When Eddington snubbed Chandra | HT Tech

When Eddington snubbed Chandra

A new book by a famed science historian traces one of modern science's most written about and tragic standoffs.

| Updated on: May 11 2005, 15:39 IST

A new book by a famed science historian traces one of modern science's most written about and tragic standoffs between Nobel prize winning Indian physicist Subrahmanyan Chandrasekhar and legendary English astrophysicist Sir Arthur Eddington.

'Empire Of The Stars' by Arthur Miller is being hailed as a brilliant book about how a young Chandra, as the Indian scientist came to be known, was laid low by an abrasively arrogant Eddington over the former's postulation about the existence of black holes.

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Eddington, considered one of a handful of physicists in the 1930s who really comprehended Albert Einstein's Theory of Relativity, ridiculed Chandra's postulation as 'stellar buffoonery'.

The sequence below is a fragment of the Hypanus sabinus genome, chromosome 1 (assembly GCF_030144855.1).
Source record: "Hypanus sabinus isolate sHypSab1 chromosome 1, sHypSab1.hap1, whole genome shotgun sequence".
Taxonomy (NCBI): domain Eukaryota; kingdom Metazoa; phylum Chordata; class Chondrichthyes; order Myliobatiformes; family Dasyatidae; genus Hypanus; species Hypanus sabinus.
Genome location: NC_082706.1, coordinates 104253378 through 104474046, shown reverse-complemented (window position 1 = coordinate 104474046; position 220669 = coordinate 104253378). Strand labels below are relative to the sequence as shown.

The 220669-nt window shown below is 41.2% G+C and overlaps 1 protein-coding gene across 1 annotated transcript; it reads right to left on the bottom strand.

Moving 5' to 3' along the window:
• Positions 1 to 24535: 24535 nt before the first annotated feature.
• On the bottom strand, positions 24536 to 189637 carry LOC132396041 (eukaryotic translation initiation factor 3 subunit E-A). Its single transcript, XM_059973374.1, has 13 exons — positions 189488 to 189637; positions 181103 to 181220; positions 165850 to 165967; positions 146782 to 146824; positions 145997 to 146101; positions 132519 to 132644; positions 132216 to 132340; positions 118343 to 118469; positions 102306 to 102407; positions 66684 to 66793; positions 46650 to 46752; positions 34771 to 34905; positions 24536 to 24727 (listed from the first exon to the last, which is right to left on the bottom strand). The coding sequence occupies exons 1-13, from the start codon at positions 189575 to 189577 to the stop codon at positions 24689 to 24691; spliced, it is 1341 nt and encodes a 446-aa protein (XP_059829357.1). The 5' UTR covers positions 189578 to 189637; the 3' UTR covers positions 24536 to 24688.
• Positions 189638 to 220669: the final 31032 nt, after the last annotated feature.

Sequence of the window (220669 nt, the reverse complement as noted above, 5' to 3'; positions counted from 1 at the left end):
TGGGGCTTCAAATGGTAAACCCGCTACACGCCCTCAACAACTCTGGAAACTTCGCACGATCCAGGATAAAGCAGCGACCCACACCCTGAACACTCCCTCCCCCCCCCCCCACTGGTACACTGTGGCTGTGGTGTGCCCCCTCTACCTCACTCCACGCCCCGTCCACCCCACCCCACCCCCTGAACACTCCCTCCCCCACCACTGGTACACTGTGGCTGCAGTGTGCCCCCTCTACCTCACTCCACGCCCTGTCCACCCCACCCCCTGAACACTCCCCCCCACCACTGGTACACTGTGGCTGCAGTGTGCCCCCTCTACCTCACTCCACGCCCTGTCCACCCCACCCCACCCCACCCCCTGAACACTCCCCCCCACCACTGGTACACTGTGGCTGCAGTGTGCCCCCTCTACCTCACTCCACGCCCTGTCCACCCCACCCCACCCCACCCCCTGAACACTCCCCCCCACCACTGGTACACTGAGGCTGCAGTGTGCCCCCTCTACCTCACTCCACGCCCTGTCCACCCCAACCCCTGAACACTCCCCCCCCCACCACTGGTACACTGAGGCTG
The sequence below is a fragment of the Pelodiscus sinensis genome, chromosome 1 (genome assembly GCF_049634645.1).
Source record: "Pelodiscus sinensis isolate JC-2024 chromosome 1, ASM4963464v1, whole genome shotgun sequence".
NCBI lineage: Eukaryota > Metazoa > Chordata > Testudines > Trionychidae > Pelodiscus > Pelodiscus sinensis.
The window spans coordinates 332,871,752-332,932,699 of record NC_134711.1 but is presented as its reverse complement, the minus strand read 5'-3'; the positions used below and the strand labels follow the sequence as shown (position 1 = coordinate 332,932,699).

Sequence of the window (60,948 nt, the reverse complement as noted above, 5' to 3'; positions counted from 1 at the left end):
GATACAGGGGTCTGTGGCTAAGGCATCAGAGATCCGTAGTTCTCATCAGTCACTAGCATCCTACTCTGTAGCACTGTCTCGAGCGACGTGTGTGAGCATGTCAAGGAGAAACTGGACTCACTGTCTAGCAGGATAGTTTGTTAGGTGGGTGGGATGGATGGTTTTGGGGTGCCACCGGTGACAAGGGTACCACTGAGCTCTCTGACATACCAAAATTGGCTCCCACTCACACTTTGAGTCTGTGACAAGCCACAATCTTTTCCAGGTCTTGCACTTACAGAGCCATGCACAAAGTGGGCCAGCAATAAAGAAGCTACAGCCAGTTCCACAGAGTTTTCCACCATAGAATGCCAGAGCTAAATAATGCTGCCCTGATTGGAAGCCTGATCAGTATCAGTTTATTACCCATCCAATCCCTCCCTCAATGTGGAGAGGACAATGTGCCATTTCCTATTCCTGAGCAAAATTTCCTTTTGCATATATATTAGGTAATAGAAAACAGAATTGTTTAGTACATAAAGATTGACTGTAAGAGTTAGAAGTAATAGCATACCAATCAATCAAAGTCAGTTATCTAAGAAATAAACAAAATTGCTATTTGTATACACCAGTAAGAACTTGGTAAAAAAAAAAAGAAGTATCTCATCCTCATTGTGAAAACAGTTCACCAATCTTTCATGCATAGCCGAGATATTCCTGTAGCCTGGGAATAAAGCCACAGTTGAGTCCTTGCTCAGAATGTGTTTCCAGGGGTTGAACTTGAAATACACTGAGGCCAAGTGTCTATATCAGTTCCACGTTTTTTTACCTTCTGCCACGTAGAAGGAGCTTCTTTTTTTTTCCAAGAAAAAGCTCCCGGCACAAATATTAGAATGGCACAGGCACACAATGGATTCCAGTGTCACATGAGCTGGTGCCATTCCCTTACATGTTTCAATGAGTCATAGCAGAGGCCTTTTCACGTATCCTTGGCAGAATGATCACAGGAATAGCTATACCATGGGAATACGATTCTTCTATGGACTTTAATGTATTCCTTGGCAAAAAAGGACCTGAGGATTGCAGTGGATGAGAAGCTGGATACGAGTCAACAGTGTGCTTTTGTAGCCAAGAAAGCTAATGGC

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An excerpt from the book on its US publisher Houghton Mifflin says Chandra's 'flash of inspiration came when he was an unknown 19-year-old in the hot summer of 1930. In 10 minutes, sitting in a deck chair overlooking the Arabian Sea, Chandra (as he was universally known) carried out some calculations that augured a disturbing fate for the small, dense stars known as white dwarfs.

'At the time scientists assumed that white dwarfs were dead stars in their final resting state. Those that had been found had more or less the mass of the Sun but were no bigger than Earth. Chandra's calculations showed that there was an upper limit to the mass of these white dwarfs.

'Any star more massive than that when it burned out would not end its life as an inert rock but would begin an endless process of collapse, crunched by its own gravity into a singularity - a minuscule point of infinite density and zero volume, many trillions of times smaller than the period at the end of this sentence and many trillions of times denser than Earth.'

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First Published Date: 04 May, 15:23 IST